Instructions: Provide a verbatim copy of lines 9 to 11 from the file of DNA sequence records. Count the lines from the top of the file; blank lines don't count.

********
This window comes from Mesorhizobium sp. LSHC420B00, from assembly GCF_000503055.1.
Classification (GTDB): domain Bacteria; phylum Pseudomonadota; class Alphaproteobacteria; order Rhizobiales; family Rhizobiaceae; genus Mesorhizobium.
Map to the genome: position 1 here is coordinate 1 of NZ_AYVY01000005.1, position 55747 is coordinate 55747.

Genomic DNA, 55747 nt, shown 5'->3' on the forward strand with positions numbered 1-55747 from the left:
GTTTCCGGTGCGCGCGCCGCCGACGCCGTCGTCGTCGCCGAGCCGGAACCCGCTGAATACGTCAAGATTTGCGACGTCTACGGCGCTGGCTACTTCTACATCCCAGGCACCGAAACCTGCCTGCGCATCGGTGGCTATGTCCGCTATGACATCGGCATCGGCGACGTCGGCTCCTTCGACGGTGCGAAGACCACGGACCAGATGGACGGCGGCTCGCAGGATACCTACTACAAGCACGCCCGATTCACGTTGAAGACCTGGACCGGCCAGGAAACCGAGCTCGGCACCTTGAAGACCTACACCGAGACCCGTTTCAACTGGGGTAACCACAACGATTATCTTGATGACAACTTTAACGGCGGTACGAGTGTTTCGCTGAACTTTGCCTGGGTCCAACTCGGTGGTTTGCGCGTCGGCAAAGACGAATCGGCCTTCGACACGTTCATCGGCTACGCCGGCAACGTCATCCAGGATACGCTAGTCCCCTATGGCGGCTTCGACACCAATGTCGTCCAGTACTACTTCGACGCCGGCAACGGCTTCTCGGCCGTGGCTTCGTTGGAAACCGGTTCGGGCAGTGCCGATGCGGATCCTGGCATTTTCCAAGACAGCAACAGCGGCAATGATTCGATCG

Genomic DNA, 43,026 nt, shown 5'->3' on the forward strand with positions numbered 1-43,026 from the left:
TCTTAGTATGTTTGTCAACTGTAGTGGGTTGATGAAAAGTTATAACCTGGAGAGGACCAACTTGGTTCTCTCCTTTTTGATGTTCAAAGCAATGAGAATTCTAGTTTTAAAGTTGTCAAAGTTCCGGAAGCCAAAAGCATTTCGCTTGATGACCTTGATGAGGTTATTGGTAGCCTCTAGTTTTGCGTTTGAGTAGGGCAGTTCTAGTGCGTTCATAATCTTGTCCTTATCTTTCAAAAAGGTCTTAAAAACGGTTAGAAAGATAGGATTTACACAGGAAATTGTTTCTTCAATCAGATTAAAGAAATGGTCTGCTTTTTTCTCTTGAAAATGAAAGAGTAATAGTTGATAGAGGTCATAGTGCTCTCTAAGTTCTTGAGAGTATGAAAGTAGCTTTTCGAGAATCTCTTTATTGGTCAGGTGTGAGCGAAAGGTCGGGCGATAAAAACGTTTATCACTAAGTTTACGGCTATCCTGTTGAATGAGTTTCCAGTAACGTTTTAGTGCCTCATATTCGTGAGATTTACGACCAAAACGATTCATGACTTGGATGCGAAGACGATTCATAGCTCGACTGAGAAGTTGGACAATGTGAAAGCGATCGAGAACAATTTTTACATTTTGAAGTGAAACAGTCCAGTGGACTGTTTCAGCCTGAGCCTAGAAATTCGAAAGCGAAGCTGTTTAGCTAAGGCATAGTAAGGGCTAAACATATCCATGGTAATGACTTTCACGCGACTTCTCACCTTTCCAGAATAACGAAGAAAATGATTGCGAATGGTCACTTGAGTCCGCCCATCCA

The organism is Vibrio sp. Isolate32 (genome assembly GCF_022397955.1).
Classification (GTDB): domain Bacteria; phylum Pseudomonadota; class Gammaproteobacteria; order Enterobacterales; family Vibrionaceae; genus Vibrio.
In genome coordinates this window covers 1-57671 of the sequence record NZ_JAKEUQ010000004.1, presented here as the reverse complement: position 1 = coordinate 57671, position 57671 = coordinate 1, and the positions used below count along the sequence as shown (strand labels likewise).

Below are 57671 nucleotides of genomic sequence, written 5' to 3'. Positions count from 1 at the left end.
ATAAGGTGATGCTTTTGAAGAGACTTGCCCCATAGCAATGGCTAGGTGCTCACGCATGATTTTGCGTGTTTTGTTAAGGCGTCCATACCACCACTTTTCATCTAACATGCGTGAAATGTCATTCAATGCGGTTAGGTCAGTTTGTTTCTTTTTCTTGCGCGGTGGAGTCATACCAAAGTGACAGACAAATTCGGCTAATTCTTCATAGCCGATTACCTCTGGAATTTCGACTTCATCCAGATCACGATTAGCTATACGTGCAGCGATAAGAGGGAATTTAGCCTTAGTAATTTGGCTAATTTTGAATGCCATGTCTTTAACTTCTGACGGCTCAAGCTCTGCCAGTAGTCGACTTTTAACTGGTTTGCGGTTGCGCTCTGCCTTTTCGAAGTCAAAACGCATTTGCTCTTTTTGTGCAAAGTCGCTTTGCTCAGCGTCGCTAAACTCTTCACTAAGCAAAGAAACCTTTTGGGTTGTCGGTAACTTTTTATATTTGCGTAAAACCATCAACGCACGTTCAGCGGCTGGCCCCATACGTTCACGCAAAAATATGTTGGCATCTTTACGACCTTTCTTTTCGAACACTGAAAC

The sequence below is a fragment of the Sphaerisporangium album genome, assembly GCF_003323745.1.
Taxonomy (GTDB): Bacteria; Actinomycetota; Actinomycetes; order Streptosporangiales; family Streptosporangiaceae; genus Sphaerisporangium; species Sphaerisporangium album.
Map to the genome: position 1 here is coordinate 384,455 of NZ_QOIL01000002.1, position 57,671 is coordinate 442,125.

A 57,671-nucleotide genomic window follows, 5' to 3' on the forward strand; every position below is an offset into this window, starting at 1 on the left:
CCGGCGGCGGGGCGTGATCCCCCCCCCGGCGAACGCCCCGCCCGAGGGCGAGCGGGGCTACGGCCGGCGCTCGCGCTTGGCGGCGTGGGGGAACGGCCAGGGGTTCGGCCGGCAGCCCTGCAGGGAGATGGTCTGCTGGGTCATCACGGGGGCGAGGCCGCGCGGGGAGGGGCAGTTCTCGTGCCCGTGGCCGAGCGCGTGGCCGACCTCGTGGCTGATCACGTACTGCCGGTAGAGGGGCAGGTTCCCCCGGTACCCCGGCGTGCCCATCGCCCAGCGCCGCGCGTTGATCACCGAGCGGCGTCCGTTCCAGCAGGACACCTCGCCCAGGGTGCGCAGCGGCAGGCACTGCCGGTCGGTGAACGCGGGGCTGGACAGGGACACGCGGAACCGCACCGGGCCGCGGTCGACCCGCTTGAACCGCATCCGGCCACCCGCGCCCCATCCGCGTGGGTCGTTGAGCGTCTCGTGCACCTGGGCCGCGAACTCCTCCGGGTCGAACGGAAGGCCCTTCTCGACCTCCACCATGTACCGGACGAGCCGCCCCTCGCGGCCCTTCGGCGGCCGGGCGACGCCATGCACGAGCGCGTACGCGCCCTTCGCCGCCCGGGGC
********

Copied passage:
Classification (GTDB): domain Bacteria; phylum Pseudomonadota; class Gammaproteobacteria; order Enterobacterales; family Vibrionaceae; genus Vibrio.
In genome coordinates this window covers 1-57671 of the sequence record NZ_JAKEUQ010000004.1, presented here as the reverse complement: position 1 = coordinate 57671, position 57671 = coordinate 1, and the positions used below count along the sequence as shown (strand labels likewise).

Below are 57671 nucleotides of genomic sequence, written 5' to 3'. Positions count from 1 at the left end.